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Friday, October 24, 2014

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Lafayette layoffs continue

The Lafayette County School District continued the process of letting employees go at the beginning of this week, citing a shrinking budget. This brings the total count to 23 employees who have lost their jobs since last Thursday. Seventeen others are retiring, and many will not be replaced. (May 14, 2010, Page 1A, 5A)

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    Retiring educators

    The end of the school year brings numerous retirements. This year, two couples, take their final bow together.

    The Shollenbergers retire after more than 30 years of teaching drama. Leah Shollenberger retires at the end of this month from Lafayette High School and her husband Jim Shollenberger retired from the University of Mississippi.

    The McClungs will retire after seven years from Lafayette School District and more than 35 years as educators. Ben McClung serves as assistant superintendent and ends his career as the last assistant superintendent. Due to budget cuts, his position will not be replaced. (May 14, 2010, Page 1A, 5A)

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      Sunday alcohol sales on table

      City leaders will consider Tuesday whether to allow for special exceptions for some Sunday alcohol sales. A proposed ordinance was submitted by the Oxford Restaurant Association to the Board of Aldermen asking for the sale of alcoholic beverages for Fathers Day, Fourth of July and home football game weekends. (May 14, 2010, Page 1A, 2A)

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        Youth job program in danger

        The Summer Coin program put 1,500 teens to work last summer, keeping them off the streets and allowing them to be vital contributors to their families, all the while learning important life lessons and work ethics that would stay with them for a lifetime.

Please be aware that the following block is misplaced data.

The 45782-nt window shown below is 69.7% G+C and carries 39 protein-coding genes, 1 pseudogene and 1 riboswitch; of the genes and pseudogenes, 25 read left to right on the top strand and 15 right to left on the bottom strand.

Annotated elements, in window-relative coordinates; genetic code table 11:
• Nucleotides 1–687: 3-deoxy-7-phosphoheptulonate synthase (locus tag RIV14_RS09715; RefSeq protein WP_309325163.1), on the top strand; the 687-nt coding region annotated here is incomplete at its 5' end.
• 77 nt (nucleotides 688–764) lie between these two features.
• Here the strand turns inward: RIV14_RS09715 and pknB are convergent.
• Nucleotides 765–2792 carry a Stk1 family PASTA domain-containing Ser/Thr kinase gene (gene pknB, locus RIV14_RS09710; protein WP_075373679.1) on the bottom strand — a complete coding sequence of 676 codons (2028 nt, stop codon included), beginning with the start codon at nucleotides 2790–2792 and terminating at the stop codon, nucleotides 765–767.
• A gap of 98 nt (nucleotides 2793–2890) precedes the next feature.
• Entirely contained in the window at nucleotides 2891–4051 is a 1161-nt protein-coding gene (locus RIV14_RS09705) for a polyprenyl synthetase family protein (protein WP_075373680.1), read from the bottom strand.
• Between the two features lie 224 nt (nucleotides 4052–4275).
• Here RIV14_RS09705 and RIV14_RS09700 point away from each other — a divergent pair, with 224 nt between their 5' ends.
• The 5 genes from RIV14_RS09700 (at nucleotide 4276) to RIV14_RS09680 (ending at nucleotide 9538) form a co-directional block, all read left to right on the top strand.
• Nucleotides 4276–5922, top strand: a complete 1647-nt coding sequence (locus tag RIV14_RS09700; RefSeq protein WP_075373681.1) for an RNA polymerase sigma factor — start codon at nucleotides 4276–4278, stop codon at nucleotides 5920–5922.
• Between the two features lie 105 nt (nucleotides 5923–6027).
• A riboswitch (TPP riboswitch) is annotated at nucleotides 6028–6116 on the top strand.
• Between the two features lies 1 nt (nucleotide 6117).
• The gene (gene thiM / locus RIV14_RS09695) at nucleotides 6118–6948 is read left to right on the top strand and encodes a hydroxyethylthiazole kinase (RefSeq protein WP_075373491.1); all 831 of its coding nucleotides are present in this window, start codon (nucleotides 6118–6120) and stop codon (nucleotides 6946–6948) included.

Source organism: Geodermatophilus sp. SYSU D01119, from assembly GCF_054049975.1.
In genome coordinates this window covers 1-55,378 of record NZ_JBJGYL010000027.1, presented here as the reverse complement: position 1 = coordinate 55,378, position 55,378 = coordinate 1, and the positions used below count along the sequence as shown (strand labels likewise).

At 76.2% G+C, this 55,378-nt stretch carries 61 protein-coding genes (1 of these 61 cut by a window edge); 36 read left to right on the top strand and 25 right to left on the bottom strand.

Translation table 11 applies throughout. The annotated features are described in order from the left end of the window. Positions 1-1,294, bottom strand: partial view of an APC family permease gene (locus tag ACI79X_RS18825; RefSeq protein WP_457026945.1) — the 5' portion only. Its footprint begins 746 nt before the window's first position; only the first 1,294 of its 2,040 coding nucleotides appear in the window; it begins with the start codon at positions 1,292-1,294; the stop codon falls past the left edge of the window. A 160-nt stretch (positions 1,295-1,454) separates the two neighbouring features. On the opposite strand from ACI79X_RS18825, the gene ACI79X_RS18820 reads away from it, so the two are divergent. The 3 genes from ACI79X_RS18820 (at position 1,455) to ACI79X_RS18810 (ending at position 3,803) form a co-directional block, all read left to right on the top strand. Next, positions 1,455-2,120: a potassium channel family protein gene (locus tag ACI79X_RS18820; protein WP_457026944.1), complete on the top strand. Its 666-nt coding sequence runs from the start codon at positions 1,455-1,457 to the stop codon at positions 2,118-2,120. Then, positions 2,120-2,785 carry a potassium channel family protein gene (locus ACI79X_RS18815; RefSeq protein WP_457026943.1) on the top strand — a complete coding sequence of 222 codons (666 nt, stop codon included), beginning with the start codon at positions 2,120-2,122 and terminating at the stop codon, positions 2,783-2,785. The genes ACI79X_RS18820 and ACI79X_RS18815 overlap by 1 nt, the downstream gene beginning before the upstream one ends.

While the folks at Three Rivers are hoping to be able to put teens to work again this summer, the necessary funds needed are being tied up in Washington, D.C. (May 13, 2010, Page 1A)

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          Hotel project moves forward

          Despite ongoing dissent from many who live in the Jefferson Avenue neighborhood and other city residents, both downtown historic commissions approved a request for a new hotel and parking lot near the Square. The Historic Preservation Commission voted 5-4 on favor of the new hotel. The Courthouse Square Historic Preservation Commission voted 4-1 in favor of the parking lot across the street. (May 13, 2010, Page 1A, 5A)

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            Buses’ routes scaled back

            Ridership for the Oxford University Transit bus system in April was up with 16,255 riders, an increase of 1,466 passengers from March. Despite the increased ridership this spring, with the onset of summer, expectations of ridership numbers are lower. (May 13, 2010, Page 1A)

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              Headlighting appeal wins

              A man found guilty of headlighting deer won an appeal in the Lafayette County Circuit Court during the April court term. See his story and the entire court term results. (May 12, 2010, Page 1)

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                Students celebrate school’s end

                Oxford High School’s 200 seniors spent the day in the sun enjoying games and a cookout as a celebration of their senior year the day before final exams begin for many. School officials say the event was to do something fun for seniors, but also help cut down on school pranks. (May 12, 2010, Page 1)

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                  Blown switch: 1,500 in the dark

                  A blown switch at the Oxford Electric Department substation left about 1,500 residents without power for about an hour Tuesday afternoon. (May 12, 2010, Page 1)

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                    2 hotels near Square?

                    Two new boutique hotels were approved by the Oxford Planning Commission on Monday – despite concerns about both proposed projects. Developers of the new University Hotel want to build their project next door to Sneed’s Ace Hardware on University Avenue. A second hotel was approved for Jefferson Avenue but the parking lot for the hotel was postponed until more information can be obtained.

                    - UPDATE: The Jefferson Avenue hotel project received approval for the certificate of appropriateness through the Oxford Historic Commission on Tuesday despite continued complaints from residents of the neighborhood. (May 11, 2010, Page 1)

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